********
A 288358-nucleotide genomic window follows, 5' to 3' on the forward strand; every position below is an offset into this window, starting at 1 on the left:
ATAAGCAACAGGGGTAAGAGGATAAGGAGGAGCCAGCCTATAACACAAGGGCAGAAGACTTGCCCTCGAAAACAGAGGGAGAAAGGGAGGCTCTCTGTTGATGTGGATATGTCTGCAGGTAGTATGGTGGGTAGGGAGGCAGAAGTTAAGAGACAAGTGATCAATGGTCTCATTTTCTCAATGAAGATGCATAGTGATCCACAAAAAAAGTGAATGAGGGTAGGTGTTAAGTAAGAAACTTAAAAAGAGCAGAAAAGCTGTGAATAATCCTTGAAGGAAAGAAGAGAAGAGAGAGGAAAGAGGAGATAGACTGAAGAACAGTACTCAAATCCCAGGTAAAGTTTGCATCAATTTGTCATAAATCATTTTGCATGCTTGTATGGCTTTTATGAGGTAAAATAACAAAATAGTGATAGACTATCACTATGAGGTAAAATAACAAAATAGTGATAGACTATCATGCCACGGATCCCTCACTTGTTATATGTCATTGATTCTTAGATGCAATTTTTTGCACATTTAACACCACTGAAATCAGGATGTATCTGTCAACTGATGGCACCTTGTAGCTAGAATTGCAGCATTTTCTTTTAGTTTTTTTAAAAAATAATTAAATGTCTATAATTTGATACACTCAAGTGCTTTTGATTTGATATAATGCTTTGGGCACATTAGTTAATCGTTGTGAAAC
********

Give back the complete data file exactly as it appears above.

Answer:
A 288358-nucleotide genomic window follows, 5' to 3' on the forward strand; every position below is an offset into this window, starting at 1 on the left:
ATAAGCAACAGGGGTAAGAGGATAAGGAGGAGCCAGCCTATAACACAAGGGCAGAAGACTTGCCCTCGAAAACAGAGGGAGAAAGGGAGGCTCTCTGTTGATGTGGATATGTCTGCAGGTAGTATGGTGGGTAGGGAGGCAGAAGTTAAGAGACAAGTGATCAATGGTCTCATTTTCTCAATGAAGATGCATAGTGATCCACAAAAAAAGTGAATGAGGGTAGGTGTTAAGTAAGAAACTTAAAAAGAGCAGAAAAGCTGTGAATAATCCTTGAAGGAAAGAAGAGAAGAGAGAGGAAAGAGGAGATAGACTGAAGAACAGTACTCAAATCCCAGGTAAAGTTTGCATCAATTTGTCATAAATCATTTTGCATGCTTGTATGGCTTTTATGAGGTAAAATAACAAAATAGTGATAGACTATCACTATGAGGTAAAATAACAAAATAGTGATAGACTATCATGCCACGGATCCCTCACTTGTTATATGTCATTGATTCTTAGATGCAATTTTTTGCACATTTAACACCACTGAAATCAGGATGTATCTGTCAACTGATGGCACCTTGTAGCTAGAATTGCAGCATTTTCTTTTAGTTTTTTTAAAAAATAATTAAATGTCTATAATTTGATACACTCAAGTGCTTTTGATTTGATATAATGCTTTGGGCACATTAGTTAATCGTTGTGAAAC